The rival's position is also highlighted by their name appearing above their car or, if they're behind you, in its horizontal position on the track. What this means is that if you've had a bump and are going slowly, you can still try to block your opponent's overtaking manoeuvre, using the other traffic to help if there's any around. Similarly, if you're trailing, the name shows you where the rival is and how far ahead (you can judge this by the horizontal movement showing you what bends they're taking) they are, even if you can't see their car.

All this is still-further indication of just how much the designers of OutRun 2 want you to enjoy playing their game. It's constructed in such a way as to remove every last possible interface or control obstacle, everything that might possibly get in the way of the purity of the race. The result is that even if you do screw up on the last stage of an Endurance race (as your reporter did repeatedly on one particular one, having completed the other four first time), you've got no excuse. You weren't cheated. You cocked it up, it's your fault, you should have driven better. And because it's so much fun (see also the murderous, but scrupulously fair, brutality of the likes of Challenge Mission 15.6, which alert viewers should start preparing themselves for now), you don't mind in the slightest having to do it all again, because it's just another chance to enjoy yourself.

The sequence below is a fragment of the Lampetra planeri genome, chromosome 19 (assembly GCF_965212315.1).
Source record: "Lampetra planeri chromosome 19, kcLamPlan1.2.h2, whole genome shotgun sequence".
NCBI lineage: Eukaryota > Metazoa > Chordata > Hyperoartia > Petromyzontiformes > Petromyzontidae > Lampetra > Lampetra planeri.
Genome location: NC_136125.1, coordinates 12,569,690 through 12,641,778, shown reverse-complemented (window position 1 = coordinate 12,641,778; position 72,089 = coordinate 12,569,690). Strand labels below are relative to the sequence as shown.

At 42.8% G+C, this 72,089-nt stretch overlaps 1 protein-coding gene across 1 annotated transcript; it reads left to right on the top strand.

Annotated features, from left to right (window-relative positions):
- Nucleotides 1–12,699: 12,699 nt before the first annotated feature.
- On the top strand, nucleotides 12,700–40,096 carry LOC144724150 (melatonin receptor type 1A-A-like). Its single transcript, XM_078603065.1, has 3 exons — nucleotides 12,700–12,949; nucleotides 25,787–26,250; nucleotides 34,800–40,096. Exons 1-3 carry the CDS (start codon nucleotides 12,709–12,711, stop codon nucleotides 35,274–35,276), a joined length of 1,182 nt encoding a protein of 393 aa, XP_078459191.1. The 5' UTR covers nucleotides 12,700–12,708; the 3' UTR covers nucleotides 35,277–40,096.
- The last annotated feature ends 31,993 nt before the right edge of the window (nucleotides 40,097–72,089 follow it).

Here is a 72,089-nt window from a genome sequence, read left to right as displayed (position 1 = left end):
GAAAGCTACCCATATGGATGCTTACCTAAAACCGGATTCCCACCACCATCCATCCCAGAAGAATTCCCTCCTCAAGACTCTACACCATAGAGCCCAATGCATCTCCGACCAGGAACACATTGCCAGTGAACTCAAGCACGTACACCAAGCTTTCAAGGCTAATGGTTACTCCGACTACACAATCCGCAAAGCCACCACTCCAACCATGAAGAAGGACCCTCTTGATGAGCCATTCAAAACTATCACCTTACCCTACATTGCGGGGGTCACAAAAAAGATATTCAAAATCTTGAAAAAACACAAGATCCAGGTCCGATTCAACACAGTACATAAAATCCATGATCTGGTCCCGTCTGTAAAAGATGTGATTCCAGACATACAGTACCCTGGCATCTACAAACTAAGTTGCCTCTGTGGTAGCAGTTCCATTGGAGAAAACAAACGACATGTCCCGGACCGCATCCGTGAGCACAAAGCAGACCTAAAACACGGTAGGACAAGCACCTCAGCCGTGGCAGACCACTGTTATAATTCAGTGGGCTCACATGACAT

(The pill is also sweetened by the fact that there's nothing at stake, unlockables-wise, in the Special Stages - all you get for them is a new little cutscene at the end. Plus there are different ones if you lose, so you'll want to fail each Special Stage at least once anyway.)

Sadly, unlike in the first OutRun, you can't plough through the tulip fields in the Dutch stage.

The truth of the matter, dear viewers, is that your reviewer's post-review week of OutRun 2 revealed mostly flaws. You'll see the large majority of OR2's good points (as well as most of the good unlockables) in your first two days of play, and even though a lot has been added to the arcade game to extend its life for home play, most of the obvious newness is on the surface. After the early discovery of OutRun '86 and the Scud Race/Daytona 2 tracks, there are no more playable games hidden away, and no more new courses. Once you've beaten all 101 missions of OutRun Challenge (for which, as far as this reporter can ascertain, you get no special reward at all), there's only Time Trial mode, Heart Attack highscores in Arcade, and better ratings in the individual missions left to aim for.